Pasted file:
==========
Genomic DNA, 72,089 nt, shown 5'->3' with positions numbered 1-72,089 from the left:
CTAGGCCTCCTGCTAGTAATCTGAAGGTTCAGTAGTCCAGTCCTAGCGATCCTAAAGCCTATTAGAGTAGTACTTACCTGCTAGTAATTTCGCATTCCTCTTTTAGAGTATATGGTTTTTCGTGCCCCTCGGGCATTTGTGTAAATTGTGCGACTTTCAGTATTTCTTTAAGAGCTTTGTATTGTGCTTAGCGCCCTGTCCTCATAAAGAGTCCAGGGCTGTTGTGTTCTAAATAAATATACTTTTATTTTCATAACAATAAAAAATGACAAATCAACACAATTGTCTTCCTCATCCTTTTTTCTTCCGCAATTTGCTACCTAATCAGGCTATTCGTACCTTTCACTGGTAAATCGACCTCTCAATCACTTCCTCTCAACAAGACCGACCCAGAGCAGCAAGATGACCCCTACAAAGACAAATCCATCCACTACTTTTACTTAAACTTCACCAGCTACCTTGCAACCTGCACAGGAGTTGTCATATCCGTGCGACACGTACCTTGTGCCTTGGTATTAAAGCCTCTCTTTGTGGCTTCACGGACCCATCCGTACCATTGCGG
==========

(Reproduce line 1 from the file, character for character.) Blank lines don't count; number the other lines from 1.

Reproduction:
Genomic DNA, 72,089 nt, shown 5'->3' with positions numbered 1-72,089 from the left: